My nostalgia for Thanksgiving dinner extends this year to the Cretaceous Period. Yes, I’ll be feasting on dinosaur, or at least a cousin about 75 million years removed. Not Tyrannosaurus Rex or Stegosaurus or a Velociraptor—although I’m frightened to learn that the Velociraptor is pretty close. No, I’ll be sticking a fork in a cousin that’s been crapping all over my yard since June and eating my irises down to nubs.
Yes, I have turkeys; live ones. And if there were ever evidence that some of the little “terrible lizards” made it out alive after the Deep Impact of the Cretaceous–Tertiary (about 65 million years ago), these guys and gals are it.
Even when my dinosaurs were little—big enough to fit in the palm of your hand and make cute little peeping noises—there was a certain air of pending ugly about them. Their long necks and pointy heads were all covered in downy fuzz while their gangly legs gave them a certain spritely speed that would be long gone by the time they became young adults. Truly, it was their menacing feet that told the story early on. The scaly, three-toed claws could have been grafted from a T-Rex and, as they got older, this seemed the case even more so.
Turkeys are, according to scientists, distilled ancestors of walnut-brained dinosaurs—lucky survivors like the manatee, crocodile and John McCain. One look at them will tell you that. But the noises they make really give my yard a Jurassic Park feel.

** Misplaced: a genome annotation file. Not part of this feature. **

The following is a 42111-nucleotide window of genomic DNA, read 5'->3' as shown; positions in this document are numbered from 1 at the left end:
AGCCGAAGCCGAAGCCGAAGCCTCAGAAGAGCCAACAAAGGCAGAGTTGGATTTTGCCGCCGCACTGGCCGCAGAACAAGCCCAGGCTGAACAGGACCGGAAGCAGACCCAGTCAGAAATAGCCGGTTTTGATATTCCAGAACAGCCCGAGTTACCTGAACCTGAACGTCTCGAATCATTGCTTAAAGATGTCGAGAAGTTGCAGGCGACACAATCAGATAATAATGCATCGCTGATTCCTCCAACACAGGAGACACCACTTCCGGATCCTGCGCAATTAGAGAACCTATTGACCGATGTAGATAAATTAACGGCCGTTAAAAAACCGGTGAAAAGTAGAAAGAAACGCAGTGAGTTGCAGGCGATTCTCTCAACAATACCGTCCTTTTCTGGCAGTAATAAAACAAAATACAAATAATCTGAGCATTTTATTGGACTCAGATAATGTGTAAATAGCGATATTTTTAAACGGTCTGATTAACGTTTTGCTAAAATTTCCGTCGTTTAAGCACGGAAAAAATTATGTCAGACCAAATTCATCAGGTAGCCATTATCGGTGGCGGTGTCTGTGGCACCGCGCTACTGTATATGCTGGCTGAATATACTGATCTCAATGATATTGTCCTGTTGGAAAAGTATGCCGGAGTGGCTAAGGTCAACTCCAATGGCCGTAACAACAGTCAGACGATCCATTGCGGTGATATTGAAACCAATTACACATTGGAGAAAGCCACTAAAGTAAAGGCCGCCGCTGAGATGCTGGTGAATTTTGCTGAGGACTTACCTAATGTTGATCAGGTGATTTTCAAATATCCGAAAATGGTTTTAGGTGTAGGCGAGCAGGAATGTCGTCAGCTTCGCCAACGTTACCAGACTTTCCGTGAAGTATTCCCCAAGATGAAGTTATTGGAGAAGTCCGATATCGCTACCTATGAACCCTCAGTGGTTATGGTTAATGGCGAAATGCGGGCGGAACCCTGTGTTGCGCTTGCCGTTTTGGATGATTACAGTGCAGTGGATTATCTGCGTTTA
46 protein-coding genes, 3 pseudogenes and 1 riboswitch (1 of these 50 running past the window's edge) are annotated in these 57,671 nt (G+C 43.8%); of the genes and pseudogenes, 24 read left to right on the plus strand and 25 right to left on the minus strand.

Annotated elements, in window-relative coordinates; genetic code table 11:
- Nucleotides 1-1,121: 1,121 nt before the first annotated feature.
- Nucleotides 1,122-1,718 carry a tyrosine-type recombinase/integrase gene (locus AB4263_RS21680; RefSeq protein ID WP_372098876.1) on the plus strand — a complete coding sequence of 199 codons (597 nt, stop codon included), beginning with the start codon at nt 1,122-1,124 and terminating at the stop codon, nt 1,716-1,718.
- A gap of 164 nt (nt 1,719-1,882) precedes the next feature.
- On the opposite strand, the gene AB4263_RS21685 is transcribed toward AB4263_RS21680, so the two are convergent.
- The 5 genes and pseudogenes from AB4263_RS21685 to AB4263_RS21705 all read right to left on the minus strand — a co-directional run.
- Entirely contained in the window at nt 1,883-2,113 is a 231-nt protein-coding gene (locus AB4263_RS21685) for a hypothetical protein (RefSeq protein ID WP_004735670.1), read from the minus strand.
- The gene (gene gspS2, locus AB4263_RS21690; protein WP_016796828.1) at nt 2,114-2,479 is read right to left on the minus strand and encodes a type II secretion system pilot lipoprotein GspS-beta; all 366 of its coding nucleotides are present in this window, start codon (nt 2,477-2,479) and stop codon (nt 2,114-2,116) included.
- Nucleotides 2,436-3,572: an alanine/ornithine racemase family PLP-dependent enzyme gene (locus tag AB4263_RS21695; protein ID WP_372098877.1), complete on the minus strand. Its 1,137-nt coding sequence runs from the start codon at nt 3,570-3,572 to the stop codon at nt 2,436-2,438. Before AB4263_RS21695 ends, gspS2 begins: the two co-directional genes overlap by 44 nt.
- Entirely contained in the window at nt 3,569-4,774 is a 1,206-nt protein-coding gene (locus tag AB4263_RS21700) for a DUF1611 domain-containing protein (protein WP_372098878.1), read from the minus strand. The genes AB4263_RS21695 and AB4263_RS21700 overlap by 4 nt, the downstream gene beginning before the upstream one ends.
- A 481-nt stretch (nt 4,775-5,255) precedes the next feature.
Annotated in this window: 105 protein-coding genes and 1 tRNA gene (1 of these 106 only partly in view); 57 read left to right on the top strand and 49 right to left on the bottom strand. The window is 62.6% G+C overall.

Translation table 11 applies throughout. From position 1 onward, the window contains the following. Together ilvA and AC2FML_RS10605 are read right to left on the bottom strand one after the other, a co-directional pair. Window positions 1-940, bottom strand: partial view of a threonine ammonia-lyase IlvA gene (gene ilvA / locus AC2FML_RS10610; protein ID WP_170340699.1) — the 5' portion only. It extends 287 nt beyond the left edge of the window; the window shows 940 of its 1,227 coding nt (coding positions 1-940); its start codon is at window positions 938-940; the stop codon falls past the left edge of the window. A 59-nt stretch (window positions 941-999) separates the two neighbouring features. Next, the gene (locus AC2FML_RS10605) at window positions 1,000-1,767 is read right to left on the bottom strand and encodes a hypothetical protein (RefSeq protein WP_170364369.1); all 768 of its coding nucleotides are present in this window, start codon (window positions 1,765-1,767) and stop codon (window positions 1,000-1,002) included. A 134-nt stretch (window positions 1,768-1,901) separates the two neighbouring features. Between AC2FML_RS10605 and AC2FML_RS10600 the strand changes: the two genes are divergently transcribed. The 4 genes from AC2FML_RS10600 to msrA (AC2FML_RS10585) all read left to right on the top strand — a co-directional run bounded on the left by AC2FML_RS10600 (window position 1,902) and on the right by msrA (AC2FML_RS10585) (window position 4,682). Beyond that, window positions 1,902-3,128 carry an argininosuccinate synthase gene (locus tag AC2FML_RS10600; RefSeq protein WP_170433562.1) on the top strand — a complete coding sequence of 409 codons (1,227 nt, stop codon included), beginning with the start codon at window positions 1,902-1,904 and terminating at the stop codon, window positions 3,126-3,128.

Forget the “gobble, gobble, gobble” of the cartoons. Yes, they do that, especially when you make a noise—any noise—at them first. When someone would cheer a ringer in our summer games of horseshoes, there would be a chorus of gobbles from the turkeys on the other side of the house. (They were confined with a fence to fertilize only half the yard with their copious coprolites-in-waiting.)
But the noises at other times are just plain creepy. A vocal mix of barking and braying—a glottal screech of sorts—that sends crawling shivers up the back of my neck. It’s as if the vocalization resonated with a warning sequence in my DNA that was buried millions of years ago.
The Velociraptor is largely a myth created by the producers of Jurassic Park for use as a plot device (and comic relief with the dispatch of the loathed lawyer in the movie). But about four years ago, fossil hunters in Utah found bones of a “turkey-like dinosaur” that bears a striking resemblance to a modern-day turkey.
Labeled oviraptors, these gangly creatures were thought to have splayed tail feathers and wing-like protuberances like turkeys, only the “arms” were equipped with flesh rending claws that could do a julienne job on some prey that would make Ron Popeil blush. But what is truly fearsome about these long-dead creatures is that they stood seven feet tall; think a feathered Charles Barkley with serious speed, claws for hands and a beak that could part out a human in seconds. Kind of makes you wonder how modern day turkey hunters would fare against such prey today. Now THAT would be a hunting show I’d pay to watch.
I’m especially curious to see what my turkeys taste like. Unlike the assembly line Butterballs from the freezer section, mine have had lots of yard in which to roam and have gorged themselves on organic feed, scratch grains, grasshoppers and grapes (when I remember to get some at the store). In early November, they are going to Rocky Mountain Poultry Processing up in Nunn, Colorado where, for $9 a bird—and a two-day turnaround—they get plucked, cleaned, gutted and frozen.
It’s nice to know that, thanks to a chance encounter between the Earth and a big chunk of space debris, we humans are feasting on mini-oviraptors to celebrate Thanksgiving instead of the other way around. It gives us all a little something extra to be thankful for.